Christopher Lafen ’17

Major: Biology
Brown University Department of Molecular Biology
Award: Balfour Scholar

Pursuing an opportunity: “I wanted to work in a research lab, so I decided to email some biology professors at Brown University because it’s close to where I live. Fortunately, I got a response from researchers from the Jogl Lab, who are doing very interesting work on crystallizing ribosomes.”

Researching antibiotic resistance: “The purpose of crystallizing ribosomes is so we can study how bacterial ribosomes mutate to become resistant to antibiotics. The X-ray crystallization we perform allows us to see the shape and orientation of the ribosomes after their bacteria have been grown in antibiotics. In my position, I helped grow the bacterial cells to harvest ribosomes, and then extracted and purified the ribosomes. I also worked to prepare crystallization trays of ribosomes, after which I flash-freeze the ribosome crystals so they can be screened with an X-ray diffraction machine.”

Confidence building: “My internship has helped me feel more confident in working with various pieces of laboratory equipment. One of my favorite moments was when my supervisor asked me to investigate the use of MicroBatch crystallization as a viable technique in our lab, and I successfully produced dozens of crystals with the technique.”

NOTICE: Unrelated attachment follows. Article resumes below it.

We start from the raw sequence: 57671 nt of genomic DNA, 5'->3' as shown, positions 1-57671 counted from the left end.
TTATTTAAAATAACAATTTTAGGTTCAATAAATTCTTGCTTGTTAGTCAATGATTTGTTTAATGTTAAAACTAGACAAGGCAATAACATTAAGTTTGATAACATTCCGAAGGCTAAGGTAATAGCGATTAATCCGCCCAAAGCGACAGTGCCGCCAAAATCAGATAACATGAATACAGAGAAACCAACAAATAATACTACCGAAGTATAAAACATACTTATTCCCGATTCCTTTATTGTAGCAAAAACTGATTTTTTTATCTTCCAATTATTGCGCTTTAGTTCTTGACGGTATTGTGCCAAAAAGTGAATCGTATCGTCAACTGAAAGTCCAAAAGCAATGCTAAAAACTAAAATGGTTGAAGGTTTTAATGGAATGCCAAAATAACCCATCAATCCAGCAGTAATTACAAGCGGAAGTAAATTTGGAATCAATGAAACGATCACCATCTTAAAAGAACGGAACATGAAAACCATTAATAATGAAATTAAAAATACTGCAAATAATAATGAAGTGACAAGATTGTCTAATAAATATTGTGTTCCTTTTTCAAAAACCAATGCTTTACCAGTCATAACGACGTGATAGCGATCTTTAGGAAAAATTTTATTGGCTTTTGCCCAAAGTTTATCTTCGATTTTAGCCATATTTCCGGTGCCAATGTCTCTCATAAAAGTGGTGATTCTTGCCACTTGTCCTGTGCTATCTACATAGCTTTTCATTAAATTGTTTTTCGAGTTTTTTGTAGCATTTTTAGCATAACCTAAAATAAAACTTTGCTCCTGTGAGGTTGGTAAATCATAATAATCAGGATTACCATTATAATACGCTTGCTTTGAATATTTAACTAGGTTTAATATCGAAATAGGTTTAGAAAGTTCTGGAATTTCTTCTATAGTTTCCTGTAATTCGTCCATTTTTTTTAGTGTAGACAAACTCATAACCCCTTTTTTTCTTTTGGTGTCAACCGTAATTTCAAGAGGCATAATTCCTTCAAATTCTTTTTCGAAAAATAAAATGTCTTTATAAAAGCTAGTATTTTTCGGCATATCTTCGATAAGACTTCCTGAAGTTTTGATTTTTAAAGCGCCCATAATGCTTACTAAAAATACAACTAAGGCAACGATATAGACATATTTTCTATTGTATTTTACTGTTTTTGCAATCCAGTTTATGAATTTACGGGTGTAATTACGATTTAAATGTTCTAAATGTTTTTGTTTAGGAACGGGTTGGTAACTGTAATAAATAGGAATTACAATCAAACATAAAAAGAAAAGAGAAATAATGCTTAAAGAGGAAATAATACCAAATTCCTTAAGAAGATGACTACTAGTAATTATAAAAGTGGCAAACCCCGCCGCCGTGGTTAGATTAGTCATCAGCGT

Learning by doing: “Twice when I was asked to figure out how to work certain pieces of equipment, I had to search for the manuals and also find missing pieces for the instruments. Eventually, I figured out how to program them and make them functional for use in the lab.”

Coursework into practice: “Wheaton courses ‘Cell Biology’ and ‘Organic Chemistry’ introduced me to techniques and concepts that came up during my internship. I first brought crystals out of solution in ‘Organic Chemistry.’ In ‘Cell Biology’ I learned about ribosomes and their component parts.”

The awe of biology: “I’m majoring in biology because I’ve always been interested in the study of life itself, along with how we function on the microscopic level. Even as I continue learning more about biology, I continue to discover aspects about life and the human body that amaze me.”

A career in research: “I would like to work in a biology research environment of some sort, either in a private research lab or with a college or university. This internship gave me a very good idea of what it’s like to work in a research lab within a university.”

More summer internships

Wheaton students gain essential career skills at sites throughout the country and around the world with support from internship funding. These opportunities are part of the college’s commitment to experiential learning formalized through the Wheaton Edge. Return to main page